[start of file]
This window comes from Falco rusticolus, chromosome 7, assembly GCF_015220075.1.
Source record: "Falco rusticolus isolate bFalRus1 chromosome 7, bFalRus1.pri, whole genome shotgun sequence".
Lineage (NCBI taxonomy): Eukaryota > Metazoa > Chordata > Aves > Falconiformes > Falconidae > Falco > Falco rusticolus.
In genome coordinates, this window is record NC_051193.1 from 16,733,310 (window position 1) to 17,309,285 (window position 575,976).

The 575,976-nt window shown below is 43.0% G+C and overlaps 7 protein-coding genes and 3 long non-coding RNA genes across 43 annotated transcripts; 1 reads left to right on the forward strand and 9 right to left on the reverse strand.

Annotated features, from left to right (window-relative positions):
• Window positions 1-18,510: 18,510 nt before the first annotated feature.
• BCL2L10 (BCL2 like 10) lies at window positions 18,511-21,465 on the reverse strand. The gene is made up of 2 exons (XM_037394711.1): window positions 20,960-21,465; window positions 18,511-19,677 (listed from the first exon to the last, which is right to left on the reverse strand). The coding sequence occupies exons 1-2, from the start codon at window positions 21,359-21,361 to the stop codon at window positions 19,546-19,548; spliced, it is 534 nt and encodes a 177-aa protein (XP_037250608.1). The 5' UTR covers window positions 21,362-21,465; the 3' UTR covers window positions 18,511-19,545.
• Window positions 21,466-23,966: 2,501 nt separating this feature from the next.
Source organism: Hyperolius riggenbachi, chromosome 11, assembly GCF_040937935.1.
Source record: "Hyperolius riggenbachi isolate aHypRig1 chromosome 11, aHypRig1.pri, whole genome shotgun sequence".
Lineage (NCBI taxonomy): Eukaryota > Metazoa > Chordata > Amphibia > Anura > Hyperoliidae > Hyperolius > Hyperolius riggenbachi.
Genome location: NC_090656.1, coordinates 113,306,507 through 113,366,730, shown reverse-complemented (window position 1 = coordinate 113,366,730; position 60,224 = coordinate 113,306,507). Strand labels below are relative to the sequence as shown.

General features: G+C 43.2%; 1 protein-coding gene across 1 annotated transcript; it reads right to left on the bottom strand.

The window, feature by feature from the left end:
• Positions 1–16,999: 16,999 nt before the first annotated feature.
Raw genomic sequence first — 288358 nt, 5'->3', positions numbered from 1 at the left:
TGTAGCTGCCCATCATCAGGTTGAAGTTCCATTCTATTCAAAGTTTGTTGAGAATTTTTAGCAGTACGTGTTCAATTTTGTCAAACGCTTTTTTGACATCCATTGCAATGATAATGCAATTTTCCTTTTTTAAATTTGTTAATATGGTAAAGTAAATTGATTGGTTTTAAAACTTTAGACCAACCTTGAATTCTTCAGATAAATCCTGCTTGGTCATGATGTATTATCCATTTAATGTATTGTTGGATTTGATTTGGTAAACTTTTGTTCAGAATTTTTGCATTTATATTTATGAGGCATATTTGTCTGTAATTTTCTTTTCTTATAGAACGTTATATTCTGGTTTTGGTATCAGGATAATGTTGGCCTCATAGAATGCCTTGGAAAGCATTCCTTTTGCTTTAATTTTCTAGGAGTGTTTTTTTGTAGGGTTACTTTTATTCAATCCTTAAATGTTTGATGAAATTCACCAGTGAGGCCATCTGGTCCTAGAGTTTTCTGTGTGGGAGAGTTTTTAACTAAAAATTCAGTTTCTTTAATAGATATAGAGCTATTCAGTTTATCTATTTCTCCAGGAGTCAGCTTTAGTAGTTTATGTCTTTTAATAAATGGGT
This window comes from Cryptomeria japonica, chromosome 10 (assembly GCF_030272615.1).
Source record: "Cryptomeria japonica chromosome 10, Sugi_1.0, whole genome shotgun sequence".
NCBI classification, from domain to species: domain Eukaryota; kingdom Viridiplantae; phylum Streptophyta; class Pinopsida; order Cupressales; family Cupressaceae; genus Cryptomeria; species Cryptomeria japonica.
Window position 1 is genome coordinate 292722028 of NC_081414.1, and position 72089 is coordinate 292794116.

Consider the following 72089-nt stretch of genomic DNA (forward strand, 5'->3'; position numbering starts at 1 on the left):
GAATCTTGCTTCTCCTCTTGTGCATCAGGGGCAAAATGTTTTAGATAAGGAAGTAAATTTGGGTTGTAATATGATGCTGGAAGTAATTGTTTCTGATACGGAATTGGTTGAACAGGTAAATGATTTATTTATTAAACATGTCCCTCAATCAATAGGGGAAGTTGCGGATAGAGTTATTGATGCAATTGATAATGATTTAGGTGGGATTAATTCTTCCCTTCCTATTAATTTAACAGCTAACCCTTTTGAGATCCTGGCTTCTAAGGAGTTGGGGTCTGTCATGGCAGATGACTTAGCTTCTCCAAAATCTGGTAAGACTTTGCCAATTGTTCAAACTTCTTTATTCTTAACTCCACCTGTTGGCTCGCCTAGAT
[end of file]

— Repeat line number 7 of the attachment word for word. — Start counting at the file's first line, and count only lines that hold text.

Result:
• Window positions 1-18,510: 18,510 nt before the first annotated feature.